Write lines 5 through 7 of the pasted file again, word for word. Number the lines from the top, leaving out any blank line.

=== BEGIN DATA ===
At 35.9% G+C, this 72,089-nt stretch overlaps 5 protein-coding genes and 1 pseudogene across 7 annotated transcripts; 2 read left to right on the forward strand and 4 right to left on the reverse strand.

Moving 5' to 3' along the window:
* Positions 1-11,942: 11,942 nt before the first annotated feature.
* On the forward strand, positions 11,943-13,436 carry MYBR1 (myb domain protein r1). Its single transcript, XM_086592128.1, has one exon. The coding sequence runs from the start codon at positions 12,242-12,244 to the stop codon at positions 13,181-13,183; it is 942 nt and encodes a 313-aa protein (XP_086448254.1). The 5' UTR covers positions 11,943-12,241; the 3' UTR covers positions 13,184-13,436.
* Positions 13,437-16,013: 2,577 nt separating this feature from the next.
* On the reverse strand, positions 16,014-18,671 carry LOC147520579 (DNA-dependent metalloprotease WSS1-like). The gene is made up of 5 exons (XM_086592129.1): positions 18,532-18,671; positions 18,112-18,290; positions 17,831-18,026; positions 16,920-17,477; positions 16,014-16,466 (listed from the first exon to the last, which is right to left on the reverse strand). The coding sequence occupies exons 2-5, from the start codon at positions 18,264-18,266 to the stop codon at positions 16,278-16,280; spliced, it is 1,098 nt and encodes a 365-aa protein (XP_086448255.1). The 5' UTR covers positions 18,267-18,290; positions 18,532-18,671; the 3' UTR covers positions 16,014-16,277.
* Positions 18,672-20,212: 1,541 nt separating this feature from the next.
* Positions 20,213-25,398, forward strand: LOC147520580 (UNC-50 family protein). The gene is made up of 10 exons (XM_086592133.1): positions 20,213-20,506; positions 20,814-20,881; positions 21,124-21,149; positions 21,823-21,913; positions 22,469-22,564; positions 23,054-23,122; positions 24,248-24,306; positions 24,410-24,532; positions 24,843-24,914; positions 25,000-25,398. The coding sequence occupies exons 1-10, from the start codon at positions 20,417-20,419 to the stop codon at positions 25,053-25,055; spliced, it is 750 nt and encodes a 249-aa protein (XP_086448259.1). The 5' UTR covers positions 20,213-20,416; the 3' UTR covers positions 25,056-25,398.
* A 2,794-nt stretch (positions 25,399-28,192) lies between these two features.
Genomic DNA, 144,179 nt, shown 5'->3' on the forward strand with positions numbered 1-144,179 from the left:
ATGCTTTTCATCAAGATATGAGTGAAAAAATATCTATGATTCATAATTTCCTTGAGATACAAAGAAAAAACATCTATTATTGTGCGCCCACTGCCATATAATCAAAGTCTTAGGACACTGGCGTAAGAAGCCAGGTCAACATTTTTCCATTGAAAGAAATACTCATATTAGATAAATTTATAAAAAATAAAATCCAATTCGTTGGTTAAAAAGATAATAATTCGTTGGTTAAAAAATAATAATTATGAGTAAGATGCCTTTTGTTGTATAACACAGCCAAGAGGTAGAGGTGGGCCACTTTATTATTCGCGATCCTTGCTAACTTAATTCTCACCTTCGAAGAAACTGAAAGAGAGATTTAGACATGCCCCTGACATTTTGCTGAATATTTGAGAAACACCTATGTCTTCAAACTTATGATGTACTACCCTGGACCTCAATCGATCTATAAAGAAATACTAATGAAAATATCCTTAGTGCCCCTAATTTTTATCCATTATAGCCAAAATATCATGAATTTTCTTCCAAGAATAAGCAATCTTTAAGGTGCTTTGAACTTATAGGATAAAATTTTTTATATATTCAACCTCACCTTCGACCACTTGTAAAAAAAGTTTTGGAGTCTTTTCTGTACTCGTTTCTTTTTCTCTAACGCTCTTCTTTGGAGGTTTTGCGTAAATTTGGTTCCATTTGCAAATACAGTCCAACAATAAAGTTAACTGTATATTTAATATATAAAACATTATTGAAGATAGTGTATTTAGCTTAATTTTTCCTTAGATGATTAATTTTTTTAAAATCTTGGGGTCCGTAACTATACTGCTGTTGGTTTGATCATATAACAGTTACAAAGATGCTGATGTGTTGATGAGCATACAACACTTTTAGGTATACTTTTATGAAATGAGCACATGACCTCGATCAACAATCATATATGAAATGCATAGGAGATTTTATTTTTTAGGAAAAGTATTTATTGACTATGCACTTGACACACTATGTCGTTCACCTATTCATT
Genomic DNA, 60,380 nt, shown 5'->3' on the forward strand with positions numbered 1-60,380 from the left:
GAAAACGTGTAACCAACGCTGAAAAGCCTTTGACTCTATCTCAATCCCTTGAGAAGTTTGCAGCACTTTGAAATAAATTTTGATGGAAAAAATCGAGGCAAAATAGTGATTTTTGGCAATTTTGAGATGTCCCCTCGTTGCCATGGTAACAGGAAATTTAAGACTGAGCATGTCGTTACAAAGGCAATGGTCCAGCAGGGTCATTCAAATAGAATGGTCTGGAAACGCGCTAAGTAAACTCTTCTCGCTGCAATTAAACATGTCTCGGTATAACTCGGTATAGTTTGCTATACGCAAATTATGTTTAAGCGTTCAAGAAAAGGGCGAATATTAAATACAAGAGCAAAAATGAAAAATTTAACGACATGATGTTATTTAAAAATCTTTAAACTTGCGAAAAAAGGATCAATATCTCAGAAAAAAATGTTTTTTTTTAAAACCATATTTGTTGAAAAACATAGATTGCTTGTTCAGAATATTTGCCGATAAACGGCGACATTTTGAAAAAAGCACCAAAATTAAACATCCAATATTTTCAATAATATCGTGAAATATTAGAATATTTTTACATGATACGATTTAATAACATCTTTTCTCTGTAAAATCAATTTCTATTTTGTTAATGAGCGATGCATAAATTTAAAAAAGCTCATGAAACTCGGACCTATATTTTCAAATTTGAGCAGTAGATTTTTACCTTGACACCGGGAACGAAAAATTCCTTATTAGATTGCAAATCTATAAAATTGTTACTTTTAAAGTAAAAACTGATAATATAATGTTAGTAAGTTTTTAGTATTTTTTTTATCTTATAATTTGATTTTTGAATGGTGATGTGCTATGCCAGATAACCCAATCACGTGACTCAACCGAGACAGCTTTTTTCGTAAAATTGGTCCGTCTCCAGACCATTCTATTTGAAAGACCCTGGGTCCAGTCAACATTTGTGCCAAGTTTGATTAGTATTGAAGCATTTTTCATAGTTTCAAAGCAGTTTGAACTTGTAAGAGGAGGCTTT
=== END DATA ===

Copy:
* Positions 13,437-16,013: 2,577 nt separating this feature from the next.
* On the reverse strand, positions 16,014-18,671 carry LOC147520579 (DNA-dependent metalloprotease WSS1-like). The gene is made up of 5 exons (XM_086592129.1): positions 18,532-18,671; positions 18,112-18,290; positions 17,831-18,026; positions 16,920-17,477; positions 16,014-16,466 (listed from the first exon to the last, which is right to left on the reverse strand). The coding sequence occupies exons 2-5, from the start codon at positions 18,264-18,266 to the stop codon at positions 16,278-16,280; spliced, it is 1,098 nt and encodes a 365-aa protein (XP_086448255.1). The 5' UTR covers positions 18,267-18,290; positions 18,532-18,671; the 3' UTR covers positions 16,014-16,277.
* Positions 18,672-20,212: 1,541 nt separating this feature from the next.